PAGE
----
Supreme Beings of Leisure Biography
Before Supreme Beings Of Leisure, there was Oversoul 7. Rick Torres, Kiran Shahani, and Ramin Sakurai were recording a rap demo when on a whim they asked friend Geri Soriano-Lightwood, who was working on her own solo record, to try her hand at writing and singing over their tracks. The results took everyone by surprise; the chemistry was obvious. The trio's clever programming and seductive grooves beautifully showcased Geri's distinctive voice and her astonishing lyrics -- searching tales of longing and disillusionment. The demo versions of "What's The Deal" and "Nothing Like Tomorrow" were released on two Moonshine Records compilations to critical raves and great support from local radio. A new sound was created -- one that is sexy, seductive, glamorous, whimsical, soulful and haunting -- a global sound with American perspective.
Employing cutting edge computer electronics before most of their American contemporaries, Supreme Beings Of Leisure, had forged themselves a frontier path.
A world in which geography is irrelevant.a new world of shared experiences.a place very much like the Internet. This is the world of the Supreme Beings Of Leisure.a location of many "Leisure Tonics." This is their home -- it's where they live.
The band's sound is as unique as the collective identity of its members. The bloodlines running through the group stretch from India to the Dominican Republic, Iran to Japan, Puerto Rico to Ireland. It's all filtered through a distinctly western view of the world. "Our sound has a lot to do with who we are and where we come from," Soriano-Lightwood says. "We were all raised `white, upper-middle class,' but we weren't white. We didn't fit into our respective situations and that's what has become of the bond between us."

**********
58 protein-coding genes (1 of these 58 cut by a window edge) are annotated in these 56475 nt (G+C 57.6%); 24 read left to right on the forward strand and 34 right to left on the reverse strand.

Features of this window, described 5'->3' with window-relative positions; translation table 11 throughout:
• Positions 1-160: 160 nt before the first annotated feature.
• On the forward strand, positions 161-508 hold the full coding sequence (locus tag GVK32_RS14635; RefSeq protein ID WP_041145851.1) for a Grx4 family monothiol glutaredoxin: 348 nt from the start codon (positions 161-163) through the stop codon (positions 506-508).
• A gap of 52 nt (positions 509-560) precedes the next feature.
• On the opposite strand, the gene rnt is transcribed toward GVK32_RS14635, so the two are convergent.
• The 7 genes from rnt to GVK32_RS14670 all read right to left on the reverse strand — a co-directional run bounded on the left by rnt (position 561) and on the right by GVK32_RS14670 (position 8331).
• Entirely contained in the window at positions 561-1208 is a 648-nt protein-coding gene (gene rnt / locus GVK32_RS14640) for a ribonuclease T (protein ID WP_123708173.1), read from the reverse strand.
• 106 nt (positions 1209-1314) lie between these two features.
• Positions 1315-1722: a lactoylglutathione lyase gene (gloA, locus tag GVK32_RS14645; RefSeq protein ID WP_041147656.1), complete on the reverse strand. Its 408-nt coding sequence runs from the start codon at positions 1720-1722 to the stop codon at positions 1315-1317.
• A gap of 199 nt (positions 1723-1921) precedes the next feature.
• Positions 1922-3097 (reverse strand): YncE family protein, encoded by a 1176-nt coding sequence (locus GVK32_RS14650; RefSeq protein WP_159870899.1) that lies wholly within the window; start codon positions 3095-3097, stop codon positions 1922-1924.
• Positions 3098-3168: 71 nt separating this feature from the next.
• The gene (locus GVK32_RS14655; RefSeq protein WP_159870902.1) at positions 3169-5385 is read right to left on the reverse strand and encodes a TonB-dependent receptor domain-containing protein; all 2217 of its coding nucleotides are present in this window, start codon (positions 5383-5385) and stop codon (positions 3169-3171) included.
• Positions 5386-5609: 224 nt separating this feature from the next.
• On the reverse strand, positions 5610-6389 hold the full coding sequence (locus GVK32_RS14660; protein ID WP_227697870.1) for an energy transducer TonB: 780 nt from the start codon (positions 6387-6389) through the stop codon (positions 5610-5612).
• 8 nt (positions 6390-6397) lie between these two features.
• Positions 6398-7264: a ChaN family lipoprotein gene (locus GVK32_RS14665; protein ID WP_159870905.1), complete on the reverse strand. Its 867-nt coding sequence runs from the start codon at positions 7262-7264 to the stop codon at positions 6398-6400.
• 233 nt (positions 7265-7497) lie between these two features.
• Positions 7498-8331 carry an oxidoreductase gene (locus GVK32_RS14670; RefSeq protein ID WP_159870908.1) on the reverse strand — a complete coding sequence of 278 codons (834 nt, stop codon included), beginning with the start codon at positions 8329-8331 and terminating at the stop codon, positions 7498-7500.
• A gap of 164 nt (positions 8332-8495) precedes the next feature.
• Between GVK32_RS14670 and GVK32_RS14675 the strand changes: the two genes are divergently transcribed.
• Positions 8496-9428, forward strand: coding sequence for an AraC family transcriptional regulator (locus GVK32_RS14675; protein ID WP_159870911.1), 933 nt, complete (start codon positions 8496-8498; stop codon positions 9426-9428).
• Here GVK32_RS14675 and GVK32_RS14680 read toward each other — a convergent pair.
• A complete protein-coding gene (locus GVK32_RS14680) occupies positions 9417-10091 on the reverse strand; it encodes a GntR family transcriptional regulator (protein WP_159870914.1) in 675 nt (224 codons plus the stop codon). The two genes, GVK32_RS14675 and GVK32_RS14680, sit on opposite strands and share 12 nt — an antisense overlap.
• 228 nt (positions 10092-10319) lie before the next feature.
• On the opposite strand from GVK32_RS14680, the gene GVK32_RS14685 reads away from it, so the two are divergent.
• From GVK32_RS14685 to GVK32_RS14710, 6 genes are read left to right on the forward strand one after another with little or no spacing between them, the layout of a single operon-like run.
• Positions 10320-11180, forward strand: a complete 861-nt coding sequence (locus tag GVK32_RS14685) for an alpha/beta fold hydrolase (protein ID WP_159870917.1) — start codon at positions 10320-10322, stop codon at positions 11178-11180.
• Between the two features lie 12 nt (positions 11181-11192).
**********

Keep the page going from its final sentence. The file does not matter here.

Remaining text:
After contributing various tracks to compilation records both here and abroad, their collective experiences and shared philosophies confirmed that the band, rebooted as Supreme Beings Of Leisure, was onto something special. QUARASHI eventually found solace in Palm Pictures, a label known for its broad-minded multi-media global perspective.
These four eclectic musical partners have created a deeply sly debut, one that owes as much of its sensual and transcendental nature to lavish electronic effects as it does simple human emotion. The vocalist's tales of fractured relationships may seem heavy, conflicting with the band's intended mission, yet Lightwood rolls her songs out with such determination and ease. Seduction prevails.
Supreme Beings Of Leisure bring together influences as disparate as Massive Attack, Bjork, Pink Floyd, Ravi Shankar, Mozart, ABC, Sly and the Family Stone, A Tribe Called Quest, etc. "If you saw our record collections you would understand," says Shahani. The band let its imagination run free when it came to making the album, creating a sound, a vibe that is funky, sexy and occasionally, well, delirious.
"Our sound is definitely under the pop umbrella, but it fuses a lot of things," says Sakurai. "We really hate to pin it down." But Torres is more direct: "Basically, anybody who has an orgasm likes our music." This attitude that is perfectly exemplified on "Never The Same" and "Last Girl On Earth, " both sultry self-examinations of determination and need.
Other highlights on the album include "Golddigger" and "Strangelove Addiction," tracks that capture the band's whimsy, while "What's The Deal," and "Always The Sun" reflect their street sense.
Whatever you may feel from these recordings, the origins of their music rest in its universal appeal.